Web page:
Safaris, natural landscapes, savage animals and coffee plantations: the words describe some of the things for whom Cameroon is famous. Its tall mountains and its forests with extensive fauna and vegetation attract tourists and investors. The country is among the top African producers and exporters of cotton and bananas. What’s more interesting is that the official languages are English and French, and not an African dialect. Actually, in Cameroon live hundreds of ethnic groups with distinctive traits, who speak more than 200 languages.
Cameroonians’ highest value is a sense of belonging to their family. And by family, they don’t mean parents and maybe grandparents. Couples tend to have many kids, so families are large. Besides the nuclear family, any aunt, uncle, grand-grandparent, cousin, nephew and all the long lost relatives are just as important as siblings are. If a family member asks for a favor, one may try to bargain its way out but will most likely comply. Cameroonians gained a reputation for always being late. It takes usually an hour after the scheduled time for the guests to arrive. They’re laid back, they don’t like planning ahead and mock serious people.
You may hear from your Cameroonian friends about juju. It was some sort of witchcraft or belief system that consisted in placing a good or bad spell on someone, keeping an active connection through the spell with that person. Surprisingly, juju’s mysteries seem to be useful in soccer. Cameroon has a very competitive soccer team and juju guarantees good luck. They also use juju similarly to karma, to say ‘bad things happen to bad people’ or ‘(s)he attracted bad juju’. They fear witchcraft. Don’t give piggyback rides or carry your child on your shoulders – the devil will possess them. Some statues of their gods lie hidden in mountain caves and it’s said that Cameroonians would sacrifice albinos or white people to make peace with their deities. However, this is just a sensationalized tale from Western media.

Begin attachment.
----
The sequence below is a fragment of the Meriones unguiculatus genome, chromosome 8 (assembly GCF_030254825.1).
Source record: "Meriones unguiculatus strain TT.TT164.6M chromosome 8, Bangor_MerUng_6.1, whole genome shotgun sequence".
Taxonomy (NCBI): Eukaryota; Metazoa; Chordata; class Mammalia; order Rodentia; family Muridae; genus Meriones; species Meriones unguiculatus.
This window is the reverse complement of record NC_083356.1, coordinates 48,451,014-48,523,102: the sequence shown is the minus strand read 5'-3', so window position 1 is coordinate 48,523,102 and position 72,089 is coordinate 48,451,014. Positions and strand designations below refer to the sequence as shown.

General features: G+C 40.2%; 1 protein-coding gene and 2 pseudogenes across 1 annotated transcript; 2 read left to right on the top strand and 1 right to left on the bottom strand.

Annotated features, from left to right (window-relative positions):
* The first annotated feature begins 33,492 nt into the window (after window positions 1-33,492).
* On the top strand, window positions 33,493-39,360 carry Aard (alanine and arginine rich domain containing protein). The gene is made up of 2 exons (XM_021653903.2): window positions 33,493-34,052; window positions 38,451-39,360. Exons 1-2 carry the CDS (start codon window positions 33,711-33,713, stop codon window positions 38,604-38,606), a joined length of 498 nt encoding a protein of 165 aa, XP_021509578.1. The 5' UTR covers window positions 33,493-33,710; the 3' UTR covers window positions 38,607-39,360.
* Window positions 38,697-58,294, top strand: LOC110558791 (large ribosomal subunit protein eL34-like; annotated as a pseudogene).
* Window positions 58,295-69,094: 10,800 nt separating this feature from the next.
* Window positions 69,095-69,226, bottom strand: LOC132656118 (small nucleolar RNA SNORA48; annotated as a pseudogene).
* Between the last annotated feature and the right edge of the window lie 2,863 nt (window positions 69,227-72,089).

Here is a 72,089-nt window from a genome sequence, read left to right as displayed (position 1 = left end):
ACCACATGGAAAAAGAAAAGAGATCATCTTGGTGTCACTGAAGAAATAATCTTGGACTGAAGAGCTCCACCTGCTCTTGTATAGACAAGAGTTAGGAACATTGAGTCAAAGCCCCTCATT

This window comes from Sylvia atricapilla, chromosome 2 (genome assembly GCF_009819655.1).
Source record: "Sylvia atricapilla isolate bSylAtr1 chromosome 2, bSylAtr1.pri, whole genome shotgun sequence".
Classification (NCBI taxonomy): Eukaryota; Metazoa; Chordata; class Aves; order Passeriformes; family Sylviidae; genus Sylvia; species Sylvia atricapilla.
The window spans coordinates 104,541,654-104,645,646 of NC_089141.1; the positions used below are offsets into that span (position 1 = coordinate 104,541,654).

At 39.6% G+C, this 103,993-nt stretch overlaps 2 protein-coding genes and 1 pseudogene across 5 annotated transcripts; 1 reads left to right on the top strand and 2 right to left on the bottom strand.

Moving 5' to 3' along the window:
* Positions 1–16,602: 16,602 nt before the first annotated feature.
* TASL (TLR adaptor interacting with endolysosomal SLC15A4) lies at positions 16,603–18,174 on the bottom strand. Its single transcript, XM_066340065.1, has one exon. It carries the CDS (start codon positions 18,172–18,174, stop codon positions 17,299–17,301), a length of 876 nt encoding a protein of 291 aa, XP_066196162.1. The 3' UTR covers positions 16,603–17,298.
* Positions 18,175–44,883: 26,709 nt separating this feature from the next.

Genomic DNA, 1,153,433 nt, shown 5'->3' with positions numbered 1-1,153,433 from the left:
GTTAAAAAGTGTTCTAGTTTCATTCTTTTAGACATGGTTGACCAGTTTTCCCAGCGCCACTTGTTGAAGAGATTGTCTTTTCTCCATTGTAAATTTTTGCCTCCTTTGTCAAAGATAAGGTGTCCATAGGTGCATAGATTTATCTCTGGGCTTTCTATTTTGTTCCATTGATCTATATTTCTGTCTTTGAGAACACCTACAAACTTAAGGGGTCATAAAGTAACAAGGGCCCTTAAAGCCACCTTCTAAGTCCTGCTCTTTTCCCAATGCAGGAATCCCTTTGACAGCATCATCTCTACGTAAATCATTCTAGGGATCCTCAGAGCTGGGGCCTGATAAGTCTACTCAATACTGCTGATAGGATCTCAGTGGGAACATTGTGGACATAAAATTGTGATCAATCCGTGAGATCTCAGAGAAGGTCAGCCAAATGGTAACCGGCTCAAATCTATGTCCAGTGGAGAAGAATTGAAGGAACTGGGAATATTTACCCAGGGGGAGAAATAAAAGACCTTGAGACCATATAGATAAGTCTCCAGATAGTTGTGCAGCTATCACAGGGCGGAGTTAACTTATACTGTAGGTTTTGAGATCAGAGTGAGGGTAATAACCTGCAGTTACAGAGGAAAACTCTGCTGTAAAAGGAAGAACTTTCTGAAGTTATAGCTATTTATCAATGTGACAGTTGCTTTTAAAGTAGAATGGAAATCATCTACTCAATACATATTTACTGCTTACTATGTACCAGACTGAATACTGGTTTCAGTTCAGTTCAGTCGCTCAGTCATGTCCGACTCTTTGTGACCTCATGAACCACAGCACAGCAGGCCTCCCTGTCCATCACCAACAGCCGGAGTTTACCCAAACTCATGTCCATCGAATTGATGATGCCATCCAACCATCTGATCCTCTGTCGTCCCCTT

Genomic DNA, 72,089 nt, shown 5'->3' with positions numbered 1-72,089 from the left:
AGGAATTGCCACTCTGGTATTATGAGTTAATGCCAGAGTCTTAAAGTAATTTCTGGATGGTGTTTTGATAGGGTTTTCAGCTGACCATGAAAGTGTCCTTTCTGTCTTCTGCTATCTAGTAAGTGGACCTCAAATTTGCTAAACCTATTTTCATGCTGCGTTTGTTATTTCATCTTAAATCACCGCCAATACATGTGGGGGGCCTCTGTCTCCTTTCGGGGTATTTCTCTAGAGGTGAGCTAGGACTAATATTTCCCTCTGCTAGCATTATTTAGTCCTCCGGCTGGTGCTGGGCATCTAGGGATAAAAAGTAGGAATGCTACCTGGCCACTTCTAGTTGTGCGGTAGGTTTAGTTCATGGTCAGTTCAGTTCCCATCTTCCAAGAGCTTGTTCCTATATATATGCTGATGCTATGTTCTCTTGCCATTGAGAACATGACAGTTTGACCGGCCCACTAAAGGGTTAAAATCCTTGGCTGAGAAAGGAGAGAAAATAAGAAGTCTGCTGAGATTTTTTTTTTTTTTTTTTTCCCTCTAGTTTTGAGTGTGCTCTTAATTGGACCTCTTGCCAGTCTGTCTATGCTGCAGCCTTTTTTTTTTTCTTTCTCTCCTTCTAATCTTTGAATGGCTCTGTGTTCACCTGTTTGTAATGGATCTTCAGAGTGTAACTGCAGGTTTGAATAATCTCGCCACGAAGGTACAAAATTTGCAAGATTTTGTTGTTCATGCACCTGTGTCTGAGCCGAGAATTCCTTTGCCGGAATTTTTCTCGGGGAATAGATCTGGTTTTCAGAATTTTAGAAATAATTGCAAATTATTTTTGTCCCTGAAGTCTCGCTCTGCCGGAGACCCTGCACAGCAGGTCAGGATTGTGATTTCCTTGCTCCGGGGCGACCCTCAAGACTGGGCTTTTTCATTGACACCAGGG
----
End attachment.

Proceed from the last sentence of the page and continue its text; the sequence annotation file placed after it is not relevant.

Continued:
You should though believe everything you heard about Waza National Park. It’s one of the most beautiful, largest and most diverse park in Africa, with wild animals and breathtaking landscapes. Art museums display great examples of African crafts and artworks. Performing arts play a key role in the culture. Go out and enjoy the dances, they’re spiritual manifestations and so is the music. However, less serious dances attract the youth that loves to party. You may be surprised by the exciting nightlife here.